Setzer Sets Seminole Pace - Major League Fishing
Setzer Sets Seminole Pace
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Setzer Sets Seminole Pace

Setzer, Webster and Beavers all cross the 25-pound mark
Image for Setzer Sets Seminole Pace
Braxton Setzer Photo by Jacob Fine. Angler: Braxton Setzer.
March 7, 2019 • Kyle Wood • Tackle Warehouse Pro Circuit

After a cold front passed through the region during practice, day one of the FLW Tour event on Lake Seminole, which is presented by Costa, was better than most expected. A chilly start to the day gave way to sunny, mild conditions, and the bass responded. Braxton Setzer got off on the right foot with a 25-pound, 15-ounce limit to hold just a 6-ounce lead over Joseph Webster.

Complete results 

Setzer is fresh off a top-30 finish at the previous Tour stop on Toho, where he worked offshore hydrilla for some stout bags of fish. He kept that same mentality this week, and so far, it’s paying off.

“I committed myself to the offshore before practice even started,” says Setzer. “I just know [on Seminole] that when you find them offshore you can find where they are coming to and going back to, and you can get right in a hurry in one spot. It was fun today.”

Though he only caught eight or nine fish all day, the quality is there for the Montgomery, Ala., pro. And believe it or not, he didn’t even get to fish the main spot he wanted to.

“Things kind of started slow this morning,” he continues. “I started short of where I wanted to this morning since nobody was around and figured I’d work my way up to my waypoint. Well, I look up, and Webster pulled in right on the spot and started beating on them. I thought, ‘You dummy, you should have started on the waypoint.’

“I struggled a little after that, but started to pick apart the area I was in because it is a bigger area than where I wanted to go, so I had more water to cover. The spot I wound up catching them on is basically a ditch that leads to a flat with a clean spot on it. That clean spot is where I caught the majority of my fish.”

With a limit around 9:30 this morning, he kept picking apart water around the area until the bite dried up at 11 o’clock. From there, Setzer ran to another likely spot he had eyes on to see what it could offer.

“I had one more little area I wanted to check and I got over there and culled up two more times. It’s just so slow in the area I went to second today. It’s hard to get bit in that area, but it seems to be a good one when you do.”

Setzer remained quiet on baits for now, but says that two presentations did the bulk of his damage.

While he isn’t completely sure that lightning will strike twice, Setzer does feel confident that his areas have both prespawn and postspawn fish in them. While just one of his keepers today was postspawn, Setzer is prepared for fish to push shallow in the coming days with the warmer weather, and he’s optimistic more postpawn fish will show up.

“I have one or two more areas I can go to if I need to, but it’s going to be interesting to see what the boat pressure does to my main spot,” he admits. “I may have to run around a bit tomorrow.”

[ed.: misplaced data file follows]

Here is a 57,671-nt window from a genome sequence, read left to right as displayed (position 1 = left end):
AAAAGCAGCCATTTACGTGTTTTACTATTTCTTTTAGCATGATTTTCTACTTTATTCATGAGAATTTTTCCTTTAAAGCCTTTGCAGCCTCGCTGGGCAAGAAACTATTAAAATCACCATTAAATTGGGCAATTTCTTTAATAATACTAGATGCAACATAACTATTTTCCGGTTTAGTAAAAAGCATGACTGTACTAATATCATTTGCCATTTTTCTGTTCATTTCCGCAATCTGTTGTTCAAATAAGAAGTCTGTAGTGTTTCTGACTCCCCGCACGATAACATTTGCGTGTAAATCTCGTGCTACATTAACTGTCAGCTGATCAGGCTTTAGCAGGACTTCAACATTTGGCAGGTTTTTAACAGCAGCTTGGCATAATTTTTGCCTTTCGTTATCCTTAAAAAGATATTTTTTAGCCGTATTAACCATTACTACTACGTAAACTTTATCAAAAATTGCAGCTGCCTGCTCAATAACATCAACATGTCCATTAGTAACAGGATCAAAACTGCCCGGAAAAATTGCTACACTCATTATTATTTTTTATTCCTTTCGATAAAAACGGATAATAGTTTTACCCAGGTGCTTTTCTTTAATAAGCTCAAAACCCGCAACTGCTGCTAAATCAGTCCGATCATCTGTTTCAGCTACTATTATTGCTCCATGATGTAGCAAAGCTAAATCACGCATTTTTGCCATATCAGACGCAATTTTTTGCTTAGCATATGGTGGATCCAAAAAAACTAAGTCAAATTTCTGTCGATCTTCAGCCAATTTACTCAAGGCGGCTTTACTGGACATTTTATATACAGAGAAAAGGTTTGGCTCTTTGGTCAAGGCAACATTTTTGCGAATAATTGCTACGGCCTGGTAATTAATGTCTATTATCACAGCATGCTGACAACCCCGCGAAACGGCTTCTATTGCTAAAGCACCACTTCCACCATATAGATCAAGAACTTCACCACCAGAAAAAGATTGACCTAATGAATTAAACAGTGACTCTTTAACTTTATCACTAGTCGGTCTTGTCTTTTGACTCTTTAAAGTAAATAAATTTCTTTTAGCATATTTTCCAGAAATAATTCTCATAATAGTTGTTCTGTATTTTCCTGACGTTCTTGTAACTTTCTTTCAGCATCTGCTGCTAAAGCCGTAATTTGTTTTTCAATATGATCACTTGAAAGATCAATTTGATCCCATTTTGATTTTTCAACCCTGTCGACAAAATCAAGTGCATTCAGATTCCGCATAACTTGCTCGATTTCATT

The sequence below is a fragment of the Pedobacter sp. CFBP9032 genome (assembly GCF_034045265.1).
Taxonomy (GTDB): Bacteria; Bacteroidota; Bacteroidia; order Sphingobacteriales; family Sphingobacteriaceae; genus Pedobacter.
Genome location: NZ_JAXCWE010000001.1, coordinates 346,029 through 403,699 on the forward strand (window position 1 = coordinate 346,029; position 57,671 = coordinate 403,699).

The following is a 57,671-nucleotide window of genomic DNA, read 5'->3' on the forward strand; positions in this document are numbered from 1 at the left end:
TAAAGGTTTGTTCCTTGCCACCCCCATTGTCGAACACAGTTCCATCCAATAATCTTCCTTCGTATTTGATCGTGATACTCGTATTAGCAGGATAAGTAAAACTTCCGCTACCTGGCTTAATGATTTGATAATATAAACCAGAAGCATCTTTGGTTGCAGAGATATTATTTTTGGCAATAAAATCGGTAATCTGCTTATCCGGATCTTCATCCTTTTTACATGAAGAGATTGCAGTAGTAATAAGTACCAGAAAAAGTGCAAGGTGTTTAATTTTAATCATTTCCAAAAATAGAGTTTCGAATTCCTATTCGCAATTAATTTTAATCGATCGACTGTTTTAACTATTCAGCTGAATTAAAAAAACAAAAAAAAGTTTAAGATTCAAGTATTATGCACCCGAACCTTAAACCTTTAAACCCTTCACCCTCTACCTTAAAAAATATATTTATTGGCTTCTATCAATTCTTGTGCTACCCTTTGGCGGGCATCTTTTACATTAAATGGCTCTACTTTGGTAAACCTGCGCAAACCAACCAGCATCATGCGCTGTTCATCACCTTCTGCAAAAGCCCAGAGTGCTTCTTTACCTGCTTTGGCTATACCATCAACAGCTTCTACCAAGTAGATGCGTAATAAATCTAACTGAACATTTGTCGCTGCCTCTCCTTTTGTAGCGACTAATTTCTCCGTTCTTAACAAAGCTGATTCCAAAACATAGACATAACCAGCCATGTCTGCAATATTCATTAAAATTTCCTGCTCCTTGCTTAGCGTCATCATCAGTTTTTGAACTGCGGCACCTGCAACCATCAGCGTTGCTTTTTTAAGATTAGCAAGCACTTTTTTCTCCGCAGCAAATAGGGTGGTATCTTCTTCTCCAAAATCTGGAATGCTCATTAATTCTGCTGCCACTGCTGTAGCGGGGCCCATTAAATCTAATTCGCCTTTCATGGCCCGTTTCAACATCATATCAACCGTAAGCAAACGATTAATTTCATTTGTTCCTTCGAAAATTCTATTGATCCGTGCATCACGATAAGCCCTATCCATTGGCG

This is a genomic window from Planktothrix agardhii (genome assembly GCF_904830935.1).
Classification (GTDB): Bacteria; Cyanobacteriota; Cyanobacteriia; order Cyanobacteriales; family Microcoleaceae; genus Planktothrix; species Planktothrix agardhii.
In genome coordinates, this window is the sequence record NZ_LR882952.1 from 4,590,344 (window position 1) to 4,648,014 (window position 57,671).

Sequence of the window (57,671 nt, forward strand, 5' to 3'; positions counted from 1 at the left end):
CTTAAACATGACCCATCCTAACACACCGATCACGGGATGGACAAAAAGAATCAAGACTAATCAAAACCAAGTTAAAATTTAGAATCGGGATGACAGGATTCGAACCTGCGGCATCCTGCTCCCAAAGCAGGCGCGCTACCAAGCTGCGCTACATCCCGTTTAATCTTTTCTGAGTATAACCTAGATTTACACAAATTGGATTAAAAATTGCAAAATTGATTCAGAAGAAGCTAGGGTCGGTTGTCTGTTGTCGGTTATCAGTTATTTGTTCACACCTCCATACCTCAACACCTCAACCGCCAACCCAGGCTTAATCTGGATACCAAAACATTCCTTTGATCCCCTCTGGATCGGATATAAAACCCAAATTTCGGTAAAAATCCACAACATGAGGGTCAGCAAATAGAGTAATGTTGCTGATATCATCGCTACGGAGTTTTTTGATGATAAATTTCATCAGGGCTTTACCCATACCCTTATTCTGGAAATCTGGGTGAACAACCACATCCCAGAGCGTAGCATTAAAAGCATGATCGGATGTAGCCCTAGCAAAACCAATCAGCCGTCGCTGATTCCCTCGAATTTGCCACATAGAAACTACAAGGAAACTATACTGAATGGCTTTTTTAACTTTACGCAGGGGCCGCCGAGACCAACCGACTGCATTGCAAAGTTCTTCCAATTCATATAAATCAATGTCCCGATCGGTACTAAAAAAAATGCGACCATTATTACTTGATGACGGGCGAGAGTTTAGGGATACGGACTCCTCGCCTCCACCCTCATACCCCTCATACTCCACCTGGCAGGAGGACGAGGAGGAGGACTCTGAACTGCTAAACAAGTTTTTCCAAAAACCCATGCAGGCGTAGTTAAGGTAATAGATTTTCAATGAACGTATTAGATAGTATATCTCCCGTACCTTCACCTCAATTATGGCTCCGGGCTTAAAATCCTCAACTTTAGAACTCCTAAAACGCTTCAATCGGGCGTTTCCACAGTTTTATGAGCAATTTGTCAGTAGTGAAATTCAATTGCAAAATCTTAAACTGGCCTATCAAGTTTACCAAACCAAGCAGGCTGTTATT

2. Joseph Webster – Winfield, Ala. – 25-9 (5)

Keeping the momentum train rolling after a top 10 on Toho, Joseph Webster wasted no time getting to work this morning and wound up hauling in one of three bags that would surpass the 25-pound mark.

Webster spends a fair amount of his time on the Tennessee River, so fishing grass in the spring of the year isn’t anything new to him. In fact, he says Seminole this week resembles Guntersville in some ways. Still, the Alabama pro was dead set on flipping all day long for just a few bites, but decided to give one offshore spot a try first thing in the morning.

“I pulled in on my first spot and Jordan [Osborne] was already down there,” Webster says. “We stayed about 50 yards apart and I had five fish for 18 pounds in my first five casts. They were in there thick.”

Webster caught about eight keepers off the juice before pulling back from it to go check some other water. He came back at 1 o’clock and culled again.

“I only caught a 1 1/2-pounder and a 3 1/2-pounder off that in practice,” he adds. “I was glad to know there are good ones there. It just made me sick to have to throw a 4-pounder back this afternoon with that cull.”

All of Webster’s bass were fat, prespawn fish. That does concern him slightly heading into tomorrow with warmer weather on the horizon.

“I just hope they don’t all leave and go to spawn. They’re just so big and fat that you know they want to.”

 

3. Bradford Beavers – Summerville, S.C. – 25-2 (5)

If there’s ever a time to have your best day on a given body of water, it’s during competition of an FLW Tour event. That’s exactly what happened to Tour rookie Bradford Beavers today as he sacked up over 25 pounds and got off to his best start this season.

Beavers is one of few pros who have experience on Seminole, and surprisingly enough, none of his history really helped.